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How can I fix a slow computer?

Jason Morrell

by Jason Morrell 
February 10, 2021

Spinning wheel of death?

Ridiculous lag and long delays?

If your slow computer is driving you nuts then instead of ditching it for a new one, there are some cost-effective ways to inject some new life into an old friend. 

There are a few different ways to speed up a slow computer. Some you may be able to do yourself but for others you may need the help of a professional.

Hack #1: Swap your Hard Disk Drive (HDD) for a Solid State Drive (SSD)

This single change will make the biggest difference to your computer’s speed. A slow computer on its last legs will suddenly spring back into life.

An HDD is old technology. It has a spinning disk that contains all your programs and data and a read/write head that moves mechanically. Think about the old record players from the 70's and you'll get the idea.

An SSD is like a big thumb drive. It has no moving parts and is 10 times faster than an HDD.

At the time of writing a 128Gb SSD will set you back around $90. A 1Tb (1,024Gb) SSD costs less than $300.

Switching to SSD will provide the single biggest  improvement for a slow computer

A qualified computer tech can clone (copy) the contents of your existing HDD (Hard Disk Drive) to the new SSD (Solid State Drive) and then simply insert the new drive into the computer.

Your previously slow computer will suddenly seem like a completely different machine. It will operate exactly the same, but a LOT faster.

The entire job will take less than an hour and the tech will probably charge around $100.

For a total investment of less than $200 for the new drive and the tech's time, is a lot less than buying a new computer. Plus you won't have to reinstall all the software you use, re-establish connections to cloud drives or remove all the bloatware that comes pre-installed.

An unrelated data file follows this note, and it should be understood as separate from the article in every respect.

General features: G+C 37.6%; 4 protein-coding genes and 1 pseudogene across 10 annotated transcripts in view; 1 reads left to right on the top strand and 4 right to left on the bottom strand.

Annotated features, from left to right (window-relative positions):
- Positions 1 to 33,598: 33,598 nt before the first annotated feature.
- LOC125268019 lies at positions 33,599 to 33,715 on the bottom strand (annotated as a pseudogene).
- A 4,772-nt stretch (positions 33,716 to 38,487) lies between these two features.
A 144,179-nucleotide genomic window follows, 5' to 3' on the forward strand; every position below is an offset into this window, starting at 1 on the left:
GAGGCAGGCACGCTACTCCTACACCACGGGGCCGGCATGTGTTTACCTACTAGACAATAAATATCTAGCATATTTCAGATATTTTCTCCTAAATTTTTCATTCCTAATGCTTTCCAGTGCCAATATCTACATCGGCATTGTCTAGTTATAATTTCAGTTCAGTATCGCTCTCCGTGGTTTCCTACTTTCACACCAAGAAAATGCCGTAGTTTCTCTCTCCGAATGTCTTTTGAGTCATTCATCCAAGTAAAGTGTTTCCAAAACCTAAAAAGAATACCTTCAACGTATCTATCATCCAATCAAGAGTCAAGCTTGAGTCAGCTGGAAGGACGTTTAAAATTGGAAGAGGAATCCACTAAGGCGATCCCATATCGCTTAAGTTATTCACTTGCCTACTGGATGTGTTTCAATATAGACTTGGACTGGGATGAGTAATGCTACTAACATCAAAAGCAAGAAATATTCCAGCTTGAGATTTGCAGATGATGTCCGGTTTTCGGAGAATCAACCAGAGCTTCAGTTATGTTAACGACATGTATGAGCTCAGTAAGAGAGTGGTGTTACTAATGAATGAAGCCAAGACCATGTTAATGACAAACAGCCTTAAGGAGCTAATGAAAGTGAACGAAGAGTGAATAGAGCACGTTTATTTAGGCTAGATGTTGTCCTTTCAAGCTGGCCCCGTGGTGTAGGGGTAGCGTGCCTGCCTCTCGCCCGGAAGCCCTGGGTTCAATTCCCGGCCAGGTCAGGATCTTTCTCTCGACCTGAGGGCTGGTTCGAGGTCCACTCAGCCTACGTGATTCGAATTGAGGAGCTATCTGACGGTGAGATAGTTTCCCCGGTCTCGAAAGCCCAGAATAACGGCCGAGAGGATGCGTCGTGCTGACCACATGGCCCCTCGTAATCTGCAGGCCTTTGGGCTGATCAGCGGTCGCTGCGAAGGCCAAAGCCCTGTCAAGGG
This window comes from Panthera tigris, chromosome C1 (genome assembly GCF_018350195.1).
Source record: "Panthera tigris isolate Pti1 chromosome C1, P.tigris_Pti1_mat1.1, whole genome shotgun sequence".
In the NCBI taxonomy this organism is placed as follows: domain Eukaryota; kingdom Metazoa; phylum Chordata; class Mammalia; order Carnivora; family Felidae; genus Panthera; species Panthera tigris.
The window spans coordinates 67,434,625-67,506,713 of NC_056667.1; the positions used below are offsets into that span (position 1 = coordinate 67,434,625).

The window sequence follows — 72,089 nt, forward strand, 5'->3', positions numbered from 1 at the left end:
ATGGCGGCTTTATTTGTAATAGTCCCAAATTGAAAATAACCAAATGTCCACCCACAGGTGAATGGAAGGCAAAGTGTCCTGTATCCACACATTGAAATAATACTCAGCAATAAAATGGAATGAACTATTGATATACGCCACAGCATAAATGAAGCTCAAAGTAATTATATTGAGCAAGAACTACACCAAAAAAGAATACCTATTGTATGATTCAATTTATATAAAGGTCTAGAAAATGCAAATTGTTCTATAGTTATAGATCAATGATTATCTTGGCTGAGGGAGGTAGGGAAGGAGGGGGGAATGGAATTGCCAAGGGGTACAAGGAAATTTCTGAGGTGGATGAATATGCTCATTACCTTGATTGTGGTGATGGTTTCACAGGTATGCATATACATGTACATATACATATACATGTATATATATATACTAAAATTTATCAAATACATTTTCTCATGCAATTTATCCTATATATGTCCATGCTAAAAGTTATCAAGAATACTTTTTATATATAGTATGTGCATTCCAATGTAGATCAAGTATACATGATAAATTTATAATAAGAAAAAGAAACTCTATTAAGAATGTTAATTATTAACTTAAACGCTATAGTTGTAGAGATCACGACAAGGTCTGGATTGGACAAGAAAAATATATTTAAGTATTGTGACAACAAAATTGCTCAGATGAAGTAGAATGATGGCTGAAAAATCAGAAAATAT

Hack #2: Boost your RAM

Increasing your memory (RAM) gives your computer some breathing space to do what it needs to do.

A typical computer will have 4Gb or 8Gb of RAM.

Bumping up your RAM to the maximum that your computer is capable of will help speed it up and make a noticeable difference..

At the time of writing, 8Gb of RAM will cost around $120) and 16Gb will cost around $240.

Maximising RAM will help speed up a slow computer

If you are able to remove the back case from your computer, this is something you can do yourself. Don't attempt it with Apple computers. If in any doubt, ask a professional.

With the back off, look for the RAM chips. They will look something like the image above. Most are green. Carefully open the tension clips on each side and remove one RAM chip. It should slide out if you wiggle it gently.

Removing the RAM chips will not damage your computer in any way.

The label will tell you the size of the memory and the particular configuration. With this information, you can order some larger RAM chips from sites like eBay or another online computer retailer. 

RAM chips come in all kinds of shapes and sizes so double-check that the one you are buying matches what you have. Many sites let you put in your particular computer model and will check for compatibility and tell you the maximum RAM that the computer can handle.

With the newly purchased RAM chips in hand, remove the existing RAM and insert the new RAM. Make sure they sit tight.

Power up the computer. You won't see any visual difference but the performance will improve.

Remember, if you are in any doubt, hire a professional to do it for you.